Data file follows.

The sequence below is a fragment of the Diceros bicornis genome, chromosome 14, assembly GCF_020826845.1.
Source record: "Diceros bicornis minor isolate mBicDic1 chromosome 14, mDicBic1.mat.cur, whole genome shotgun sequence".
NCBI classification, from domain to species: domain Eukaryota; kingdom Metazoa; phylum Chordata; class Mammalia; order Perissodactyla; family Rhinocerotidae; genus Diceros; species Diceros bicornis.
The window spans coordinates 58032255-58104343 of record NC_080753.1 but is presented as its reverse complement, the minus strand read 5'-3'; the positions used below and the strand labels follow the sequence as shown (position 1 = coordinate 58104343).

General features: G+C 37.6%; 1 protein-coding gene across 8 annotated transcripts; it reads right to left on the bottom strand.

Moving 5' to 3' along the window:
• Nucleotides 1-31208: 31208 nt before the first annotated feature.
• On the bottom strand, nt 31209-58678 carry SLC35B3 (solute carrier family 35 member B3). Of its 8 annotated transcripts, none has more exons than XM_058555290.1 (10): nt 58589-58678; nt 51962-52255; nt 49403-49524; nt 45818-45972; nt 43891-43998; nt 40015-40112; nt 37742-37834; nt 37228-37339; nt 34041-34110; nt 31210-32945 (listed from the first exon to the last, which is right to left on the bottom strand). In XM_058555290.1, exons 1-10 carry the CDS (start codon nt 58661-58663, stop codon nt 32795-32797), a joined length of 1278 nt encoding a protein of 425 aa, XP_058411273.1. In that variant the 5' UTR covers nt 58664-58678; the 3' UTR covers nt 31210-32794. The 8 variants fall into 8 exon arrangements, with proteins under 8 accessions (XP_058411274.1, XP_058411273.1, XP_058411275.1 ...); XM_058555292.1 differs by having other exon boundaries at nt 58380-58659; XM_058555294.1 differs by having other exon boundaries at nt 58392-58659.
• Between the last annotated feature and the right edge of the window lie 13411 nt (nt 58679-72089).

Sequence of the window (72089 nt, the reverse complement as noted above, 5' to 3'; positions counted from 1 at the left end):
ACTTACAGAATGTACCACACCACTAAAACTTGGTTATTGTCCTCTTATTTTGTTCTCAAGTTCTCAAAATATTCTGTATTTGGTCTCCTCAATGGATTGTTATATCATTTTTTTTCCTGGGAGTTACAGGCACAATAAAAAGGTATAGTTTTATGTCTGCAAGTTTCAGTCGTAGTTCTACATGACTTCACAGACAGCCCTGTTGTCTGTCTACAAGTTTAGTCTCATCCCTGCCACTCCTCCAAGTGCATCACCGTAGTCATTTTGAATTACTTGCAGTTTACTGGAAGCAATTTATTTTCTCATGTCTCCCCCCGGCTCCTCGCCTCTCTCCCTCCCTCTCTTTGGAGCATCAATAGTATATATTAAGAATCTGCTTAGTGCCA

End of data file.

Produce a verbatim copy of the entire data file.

The sequence below is a fragment of the Diceros bicornis genome, chromosome 14, assembly GCF_020826845.1.
Source record: "Diceros bicornis minor isolate mBicDic1 chromosome 14, mDicBic1.mat.cur, whole genome shotgun sequence".
NCBI classification, from domain to species: domain Eukaryota; kingdom Metazoa; phylum Chordata; class Mammalia; order Perissodactyla; family Rhinocerotidae; genus Diceros; species Diceros bicornis.
The window spans coordinates 58032255-58104343 of record NC_080753.1 but is presented as its reverse complement, the minus strand read 5'-3'; the positions used below and the strand labels follow the sequence as shown (position 1 = coordinate 58104343).

General features: G+C 37.6%; 1 protein-coding gene across 8 annotated transcripts; it reads right to left on the bottom strand.

Moving 5' to 3' along the window:
• Nucleotides 1-31208: 31208 nt before the first annotated feature.
• On the bottom strand, nt 31209-58678 carry SLC35B3 (solute carrier family 35 member B3). Of its 8 annotated transcripts, none has more exons than XM_058555290.1 (10): nt 58589-58678; nt 51962-52255; nt 49403-49524; nt 45818-45972; nt 43891-43998; nt 40015-40112; nt 37742-37834; nt 37228-37339; nt 34041-34110; nt 31210-32945 (listed from the first exon to the last, which is right to left on the bottom strand). In XM_058555290.1, exons 1-10 carry the CDS (start codon nt 58661-58663, stop codon nt 32795-32797), a joined length of 1278 nt encoding a protein of 425 aa, XP_058411273.1. In that variant the 5' UTR covers nt 58664-58678; the 3' UTR covers nt 31210-32794. The 8 variants fall into 8 exon arrangements, with proteins under 8 accessions (XP_058411274.1, XP_058411273.1, XP_058411275.1 ...); XM_058555292.1 differs by having other exon boundaries at nt 58380-58659; XM_058555294.1 differs by having other exon boundaries at nt 58392-58659.
• Between the last annotated feature and the right edge of the window lie 13411 nt (nt 58679-72089).

Sequence of the window (72089 nt, the reverse complement as noted above, 5' to 3'; positions counted from 1 at the left end):
ACTTACAGAATGTACCACACCACTAAAACTTGGTTATTGTCCTCTTATTTTGTTCTCAAGTTCTCAAAATATTCTGTATTTGGTCTCCTCAATGGATTGTTATATCATTTTTTTTCCTGGGAGTTACAGGCACAATAAAAAGGTATAGTTTTATGTCTGCAAGTTTCAGTCGTAGTTCTACATGACTTCACAGACAGCCCTGTTGTCTGTCTACAAGTTTAGTCTCATCCCTGCCACTCCTCCAAGTGCATCACCGTAGTCATTTTGAATTACTTGCAGTTTACTGGAAGCAATTTATTTTCTCATGTCTCCCCCCGGCTCCTCGCCTCTCTCCCTCCCTCTCTTTGGAGCATCAATAGTATATATTAAGAATCTGCTTAGTGCCA